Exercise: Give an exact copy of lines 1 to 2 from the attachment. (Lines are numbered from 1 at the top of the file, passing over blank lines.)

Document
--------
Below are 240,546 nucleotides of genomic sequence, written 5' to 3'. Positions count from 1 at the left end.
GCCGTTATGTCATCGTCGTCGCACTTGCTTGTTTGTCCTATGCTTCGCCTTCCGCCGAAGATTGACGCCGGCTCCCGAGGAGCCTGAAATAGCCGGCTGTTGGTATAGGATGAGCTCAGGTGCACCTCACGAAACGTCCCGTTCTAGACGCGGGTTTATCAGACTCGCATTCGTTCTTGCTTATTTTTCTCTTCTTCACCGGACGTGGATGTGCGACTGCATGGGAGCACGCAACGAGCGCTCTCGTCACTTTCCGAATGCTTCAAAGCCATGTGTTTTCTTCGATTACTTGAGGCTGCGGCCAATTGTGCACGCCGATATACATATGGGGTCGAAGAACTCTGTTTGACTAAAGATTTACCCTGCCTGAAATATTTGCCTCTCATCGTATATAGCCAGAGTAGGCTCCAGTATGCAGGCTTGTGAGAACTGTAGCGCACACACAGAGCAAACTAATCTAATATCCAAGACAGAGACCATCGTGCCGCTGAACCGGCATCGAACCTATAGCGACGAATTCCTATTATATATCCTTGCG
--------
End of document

Below are 240,546 nucleotides of genomic sequence, written 5' to 3'. Positions count from 1 at the left end.
GCCGTTATGTCATCGTCGTCGCACTTGCTTGTTTGTCCTATGCTTCGCCTTCCGCCGAAGATTGACGCCGGCTCCCGAGGAGCCTGAAATAGCCGGCTGTTGGTATAGGATGAGCTCAGGTGCACCTCACGAAACGTCCCGTTCTAGACGCGGGTTTATCAGACTCGCATTCGTTCTTGCTTATTTTTCTCTTCTTCACCGGACGTGGATGTGCGACTGCATGGGAGCACGCAACGAGCGCTCTCGTCACTTTCCGAATGCTTCAAAGCCATGTGTTTTCTTCGATTACTTGAGGCTGCGGCCAATTGTGCACGCCGATATACATATGGGGTCGAAGAACTCTGTTTGACTAAAGATTTACCCTGCCTGAAATATTTGCCTCTCATCGTATATAGCCAGAGTAGGCTCCAGTATGCAGGCTTGTGAGAACTGTAGCGCACACACAGAGCAAACTAATCTAATATCCAAGACAGAGACCATCGTGCCGCTGAACCGGCATCGAACCTATAGCGACGAATTCCTATTATATATCCTTGCG